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cise his functions.—But his majesty proved inflexibie, and instead of receding a single step, preferred the discontinuance of the legation, and the departure of the pontifical representative.—It is not, therefore, his holiness, who by this hypothetical recal of his legate, has declared war against the emperor; it is the emperor who chooses to declare war against his holiness ; and not content with declaring it against his temporal sovereignty, he threatens to raise in his spiritual, a wall of division between the catholics of France and the sovereign pontiff, in the as surance, according to M. Champagny's note, that the cardinal legate having given up his functions, the G.]lican church resumed its doctrine in all its integrity.—His holiness has too good an opinion of the illustrious clergy of France to doubt that the Gallican church, however jealous of its prerogatives, is yet so attached to the chair of St. Peter, that it will maintain itself unshaken in its true principles, without asserting rights, which it does not and cannot possess; nor become schismatic, by separating itself from the catholic unity —it is not then—the repetition is important – it is not his holiness who sceks the rupture. A pacific prince, notwithstanding he was obliged to witness the spoliation, indefiance of all right, of his states of Benevento and Ponte Corvo ; notwithstanding his enormous expense of maintaining French troops; notwithstanding the usurpation of his capital, the usurpation of almost all his sovereign rights; notwithstanding the violent dismissal of so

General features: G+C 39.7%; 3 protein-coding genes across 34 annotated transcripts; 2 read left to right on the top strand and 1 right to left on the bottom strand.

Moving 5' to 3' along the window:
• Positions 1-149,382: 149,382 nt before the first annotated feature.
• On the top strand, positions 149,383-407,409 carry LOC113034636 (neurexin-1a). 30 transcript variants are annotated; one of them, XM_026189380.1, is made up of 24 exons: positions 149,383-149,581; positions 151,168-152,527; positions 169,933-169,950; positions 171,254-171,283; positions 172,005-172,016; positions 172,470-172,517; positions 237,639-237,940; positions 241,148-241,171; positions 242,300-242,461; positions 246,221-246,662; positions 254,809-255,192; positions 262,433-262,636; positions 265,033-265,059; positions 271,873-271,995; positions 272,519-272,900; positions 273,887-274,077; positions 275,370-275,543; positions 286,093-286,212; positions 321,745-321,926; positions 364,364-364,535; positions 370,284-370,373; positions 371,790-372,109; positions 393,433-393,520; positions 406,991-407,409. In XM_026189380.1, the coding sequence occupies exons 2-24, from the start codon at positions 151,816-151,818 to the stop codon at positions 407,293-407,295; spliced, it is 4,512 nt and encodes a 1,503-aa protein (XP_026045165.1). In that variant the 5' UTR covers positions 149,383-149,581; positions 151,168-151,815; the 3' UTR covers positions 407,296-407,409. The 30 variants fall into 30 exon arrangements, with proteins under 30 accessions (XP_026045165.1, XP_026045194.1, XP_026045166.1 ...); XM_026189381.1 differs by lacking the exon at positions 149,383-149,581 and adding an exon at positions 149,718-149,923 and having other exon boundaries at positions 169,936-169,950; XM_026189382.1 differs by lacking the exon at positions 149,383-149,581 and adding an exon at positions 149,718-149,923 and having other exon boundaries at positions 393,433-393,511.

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many spiritual persons, composing his holy senate; and notwithstanding all the otber acts, by which his dignity has been degraded, all that his holiness did was to command his people when the French army entered Rome, to shew it respect; all that his holiness did was to receive it in the most hospitable manner, and implore of his majesty, in the mean time, relief from so many aggravated evils ; and all that his holiness now does in this extremity is, to mourn between the vestibule and the altar, invoking the pity of heaven upon his people, and that by a return to better counsels, the most potent em. peror Napoleon will not suffer the inheritance of the Roman see, given by providence to the head of the catholic church in full enjoyment, to be lost and rooted out.— Thus has his holiness made war ! Thus has he conducted himself to the present hour towards his majesty, however distressing and unfortunate has been the result. Still his holiness will cherish the hope that his majesty, rejecting the counsels of the enemies of the holy see, who have had recourse to every art to change his disposition, will revert to their former friendly correspondence, and be satisfied with the concessions made in the note of the 28th of January. If, by the h 'den purposes of the Most High, this should not take place, and his majesty regardless of his own glory, and deaf to the calls of justice, should put his threats in execution, and take possession of the states. of the church by right of conquest, overturning the government in consequence, his holiness will be unable to remedy such fatal occurrences, but he solemnly declares, that: the first will not be a conquest, as his holiness is in peace with all the world, but will be an usurpation (nole violent than history can furnish ; and the second will not be the result of conquest, but of that usurpation. He declares, at the same time, that it will not be the work of political genius and illu mination, but an awful visitation of the God from whom all sovereignty is derived, and especially that given to the head of the church.-Bowing, in that event, with profound adoration to the decrees of heaven, his holiness will find consolation in reflecting that the creator and redeemer willed these things, and that all concurs to accomplish his purposes when his appointed time arrives, —This is the answer which the undersigned is commanded by his holiness to give to the note of M. Champagny, and to communio cate to your excellency.—CARDINAL GA: BRIELI. I.